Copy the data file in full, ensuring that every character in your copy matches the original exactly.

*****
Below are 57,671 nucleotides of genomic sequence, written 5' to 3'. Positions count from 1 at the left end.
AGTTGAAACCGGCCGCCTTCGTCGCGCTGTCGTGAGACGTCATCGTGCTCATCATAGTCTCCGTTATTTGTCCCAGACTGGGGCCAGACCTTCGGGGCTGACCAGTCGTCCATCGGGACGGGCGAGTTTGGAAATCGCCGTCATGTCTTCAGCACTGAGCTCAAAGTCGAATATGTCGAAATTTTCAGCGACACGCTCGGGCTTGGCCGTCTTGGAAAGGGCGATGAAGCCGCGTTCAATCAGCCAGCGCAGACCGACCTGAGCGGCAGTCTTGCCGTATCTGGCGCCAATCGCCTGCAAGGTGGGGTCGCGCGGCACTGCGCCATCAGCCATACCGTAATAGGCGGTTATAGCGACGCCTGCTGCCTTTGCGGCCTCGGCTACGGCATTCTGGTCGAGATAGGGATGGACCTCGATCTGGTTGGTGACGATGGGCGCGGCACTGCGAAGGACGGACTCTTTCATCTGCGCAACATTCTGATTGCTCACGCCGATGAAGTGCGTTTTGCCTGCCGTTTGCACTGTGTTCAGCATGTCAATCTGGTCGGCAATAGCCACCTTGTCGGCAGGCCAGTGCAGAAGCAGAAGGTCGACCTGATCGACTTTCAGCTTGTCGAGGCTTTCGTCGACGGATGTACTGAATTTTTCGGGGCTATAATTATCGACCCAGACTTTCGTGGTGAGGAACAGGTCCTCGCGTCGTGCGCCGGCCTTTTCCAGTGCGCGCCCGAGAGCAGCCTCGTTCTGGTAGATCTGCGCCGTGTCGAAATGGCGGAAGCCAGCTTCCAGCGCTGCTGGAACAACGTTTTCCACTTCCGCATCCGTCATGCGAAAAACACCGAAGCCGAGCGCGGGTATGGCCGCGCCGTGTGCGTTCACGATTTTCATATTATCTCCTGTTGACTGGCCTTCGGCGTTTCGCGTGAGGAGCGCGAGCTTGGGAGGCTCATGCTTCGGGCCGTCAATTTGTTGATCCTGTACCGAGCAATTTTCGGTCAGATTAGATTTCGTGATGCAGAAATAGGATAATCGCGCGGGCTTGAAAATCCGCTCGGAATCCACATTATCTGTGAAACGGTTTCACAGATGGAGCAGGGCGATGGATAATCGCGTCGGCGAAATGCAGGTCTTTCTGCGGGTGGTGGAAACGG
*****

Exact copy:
Below are 57,671 nucleotides of genomic sequence, written 5' to 3'. Positions count from 1 at the left end.
AGTTGAAACCGGCCGCCTTCGTCGCGCTGTCGTGAGACGTCATCGTGCTCATCATAGTCTCCGTTATTTGTCCCAGACTGGGGCCAGACCTTCGGGGCTGACCAGTCGTCCATCGGGACGGGCGAGTTTGGAAATCGCCGTCATGTCTTCAGCACTGAGCTCAAAGTCGAATATGTCGAAATTTTCAGCGACACGCTCGGGCTTGGCCGTCTTGGAAAGGGCGATGAAGCCGCGTTCAATCAGCCAGCGCAGACCGACCTGAGCGGCAGTCTTGCCGTATCTGGCGCCAATCGCCTGCAAGGTGGGGTCGCGCGGCACTGCGCCATCAGCCATACCGTAATAGGCGGTTATAGCGACGCCTGCTGCCTTTGCGGCCTCGGCTACGGCATTCTGGTCGAGATAGGGATGGACCTCGATCTGGTTGGTGACGATGGGCGCGGCACTGCGAAGGACGGACTCTTTCATCTGCGCAACATTCTGATTGCTCACGCCGATGAAGTGCGTTTTGCCTGCCGTTTGCACTGTGTTCAGCATGTCAATCTGGTCGGCAATAGCCACCTTGTCGGCAGGCCAGTGCAGAAGCAGAAGGTCGACCTGATCGACTTTCAGCTTGTCGAGGCTTTCGTCGACGGATGTACTGAATTTTTCGGGGCTATAATTATCGACCCAGACTTTCGTGGTGAGGAACAGGTCCTCGCGTCGTGCGCCGGCCTTTTCCAGTGCGCGCCCGAGAGCAGCCTCGTTCTGGTAGATCTGCGCCGTGTCGAAATGGCGGAAGCCAGCTTCCAGCGCTGCTGGAACAACGTTTTCCACTTCCGCATCCGTCATGCGAAAAACACCGAAGCCGAGCGCGGGTATGGCCGCGCCGTGTGCGTTCACGATTTTCATATTATCTCCTGTTGACTGGCCTTCGGCGTTTCGCGTGAGGAGCGCGAGCTTGGGAGGCTCATGCTTCGGGCCGTCAATTTGTTGATCCTGTACCGAGCAATTTTCGGTCAGATTAGATTTCGTGATGCAGAAATAGGATAATCGCGCGGGCTTGAAAATCCGCTCGGAATCCACATTATCTGTGAAACGGTTTCACAGATGGAGCAGGGCGATGGATAATCGCGTCGGCGAAATGCAGGTCTTTCTGCGGGTGGTGGAAACGG